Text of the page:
Growing up, we used to pick wild mulberries. The dark mulberries ripened to their juicy capacity and fell on the pavement, painting the sidewalks purple.  This was nature’s graffiti and we were young urban foragers. Just below Chicago’s purple EL line, we thought the forest preserve was our Jungle Book fantasy and we ate from the trees along the canal.  From the early months of spring to late summer, we would bring pots and buckets home with red-stained fingers.

Urban foraging mulberries in South Africa on The Culinary Linguists blog #recipe

We ate every shade of red mulberry until our lips were purple and stomach’s sour.  We picked so much that we were left with no choice to boil them into a mulberry jam.  The berries always tasted better straight from the tree but the syrupy preserve on toast or over yoghurt made the season of red mulberries last.

Mulberry on The Culinary Linguists blog #recipe

Today, the mulberry tree keeps painting me purple and I get to try new and old recipes that transform a harvest into nourishing treats.  Springtime in Johannesburg brought all these childhood memories back, getting sugar high from trees and overdosing on the tart ruby mulberries.  As if the sweetness from the harvest wasn’t enough, I made a mulberry tart from an adapted recipe I learned while managing the kitchen and guest lodge of Los Cardones surf eco-lodge and restaurant on Nicaragua’s Pacific Coast.  This tart has been loved by many!  Pass on the joy:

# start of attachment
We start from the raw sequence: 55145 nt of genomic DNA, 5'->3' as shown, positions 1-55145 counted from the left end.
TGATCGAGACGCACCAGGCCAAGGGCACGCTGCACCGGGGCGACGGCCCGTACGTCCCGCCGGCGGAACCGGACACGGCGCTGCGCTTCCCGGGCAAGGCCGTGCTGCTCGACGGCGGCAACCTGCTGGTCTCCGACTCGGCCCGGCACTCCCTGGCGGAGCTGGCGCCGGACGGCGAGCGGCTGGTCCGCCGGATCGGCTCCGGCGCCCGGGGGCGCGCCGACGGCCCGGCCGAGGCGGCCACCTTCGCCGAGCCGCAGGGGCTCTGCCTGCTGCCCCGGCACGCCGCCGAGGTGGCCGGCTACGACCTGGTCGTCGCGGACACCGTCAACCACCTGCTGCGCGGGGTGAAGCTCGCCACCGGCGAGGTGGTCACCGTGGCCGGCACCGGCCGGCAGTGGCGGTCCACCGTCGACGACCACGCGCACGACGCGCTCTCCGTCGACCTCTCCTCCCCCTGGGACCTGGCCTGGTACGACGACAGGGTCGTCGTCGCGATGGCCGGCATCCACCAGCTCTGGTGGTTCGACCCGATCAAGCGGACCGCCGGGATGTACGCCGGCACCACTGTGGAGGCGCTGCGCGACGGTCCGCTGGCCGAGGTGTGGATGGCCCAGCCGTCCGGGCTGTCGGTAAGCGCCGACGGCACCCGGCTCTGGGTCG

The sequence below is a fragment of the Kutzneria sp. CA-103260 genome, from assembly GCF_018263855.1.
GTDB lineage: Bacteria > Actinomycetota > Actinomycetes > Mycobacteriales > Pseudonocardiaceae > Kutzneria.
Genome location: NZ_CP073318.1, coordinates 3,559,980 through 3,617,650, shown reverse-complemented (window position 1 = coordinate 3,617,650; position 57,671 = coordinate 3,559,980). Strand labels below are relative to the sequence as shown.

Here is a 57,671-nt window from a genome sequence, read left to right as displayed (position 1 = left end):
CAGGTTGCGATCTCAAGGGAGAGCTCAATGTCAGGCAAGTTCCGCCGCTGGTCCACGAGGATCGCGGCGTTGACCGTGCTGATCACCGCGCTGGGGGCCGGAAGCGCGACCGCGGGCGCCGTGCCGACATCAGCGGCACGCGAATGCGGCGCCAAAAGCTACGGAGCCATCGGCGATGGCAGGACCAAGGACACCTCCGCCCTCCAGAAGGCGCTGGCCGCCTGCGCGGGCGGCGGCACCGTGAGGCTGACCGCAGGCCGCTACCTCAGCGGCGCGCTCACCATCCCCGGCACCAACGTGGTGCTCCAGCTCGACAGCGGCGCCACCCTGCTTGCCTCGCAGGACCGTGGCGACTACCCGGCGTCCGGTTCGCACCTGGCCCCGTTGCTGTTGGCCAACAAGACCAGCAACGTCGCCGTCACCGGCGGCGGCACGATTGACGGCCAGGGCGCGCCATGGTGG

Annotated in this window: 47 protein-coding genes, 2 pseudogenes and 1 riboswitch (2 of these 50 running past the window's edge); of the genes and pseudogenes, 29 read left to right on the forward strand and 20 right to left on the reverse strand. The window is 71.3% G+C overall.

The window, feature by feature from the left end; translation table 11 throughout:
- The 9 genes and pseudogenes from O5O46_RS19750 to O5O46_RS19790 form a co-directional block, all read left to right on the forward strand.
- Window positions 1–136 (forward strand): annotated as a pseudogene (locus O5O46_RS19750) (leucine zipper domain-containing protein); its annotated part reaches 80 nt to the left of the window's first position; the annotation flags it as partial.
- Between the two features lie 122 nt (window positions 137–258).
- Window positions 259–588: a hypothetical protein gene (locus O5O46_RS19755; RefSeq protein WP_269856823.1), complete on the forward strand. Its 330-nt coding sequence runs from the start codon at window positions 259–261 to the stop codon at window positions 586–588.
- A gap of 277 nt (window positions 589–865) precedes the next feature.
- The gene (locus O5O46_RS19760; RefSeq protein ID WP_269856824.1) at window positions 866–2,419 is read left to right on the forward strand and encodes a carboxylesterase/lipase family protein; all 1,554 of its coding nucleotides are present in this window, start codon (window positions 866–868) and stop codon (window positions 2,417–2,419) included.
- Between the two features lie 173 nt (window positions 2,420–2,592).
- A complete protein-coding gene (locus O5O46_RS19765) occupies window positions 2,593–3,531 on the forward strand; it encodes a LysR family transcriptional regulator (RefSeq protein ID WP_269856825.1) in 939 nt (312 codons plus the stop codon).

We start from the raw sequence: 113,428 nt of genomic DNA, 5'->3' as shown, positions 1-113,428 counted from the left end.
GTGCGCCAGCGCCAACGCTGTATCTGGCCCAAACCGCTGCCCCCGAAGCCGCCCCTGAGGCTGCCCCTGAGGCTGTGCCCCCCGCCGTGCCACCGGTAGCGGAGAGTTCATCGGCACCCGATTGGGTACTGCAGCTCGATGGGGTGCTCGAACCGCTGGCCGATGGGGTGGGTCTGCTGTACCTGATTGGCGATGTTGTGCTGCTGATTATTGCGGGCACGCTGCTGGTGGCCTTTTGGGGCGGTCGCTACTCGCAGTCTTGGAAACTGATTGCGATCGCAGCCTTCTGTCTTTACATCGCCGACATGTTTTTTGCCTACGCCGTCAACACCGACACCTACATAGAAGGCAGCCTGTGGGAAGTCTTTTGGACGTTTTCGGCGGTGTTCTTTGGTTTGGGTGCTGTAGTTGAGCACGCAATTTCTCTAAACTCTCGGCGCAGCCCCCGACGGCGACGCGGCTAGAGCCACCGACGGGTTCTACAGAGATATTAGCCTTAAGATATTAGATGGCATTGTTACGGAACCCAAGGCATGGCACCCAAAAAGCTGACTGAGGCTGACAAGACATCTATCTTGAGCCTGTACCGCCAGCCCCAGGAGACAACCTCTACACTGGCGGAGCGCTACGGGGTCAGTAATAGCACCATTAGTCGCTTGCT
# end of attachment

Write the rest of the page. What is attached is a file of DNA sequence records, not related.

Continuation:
Stauder French Tart Recipe

Preheat oven to 350F/180C

Dough Crust:

2 egg yolks

8 TB sugar

1/2 tsp salt

2 cups sifted flour

1 bar softenedd butter

Mix butter, sugar and salt.  Add eggs and mix in flour.  Mold to a tart pan and poke with a fork.  Store in fridge while you prepare filling.

Fruit Filling:

2 egg whites

8 TB sugar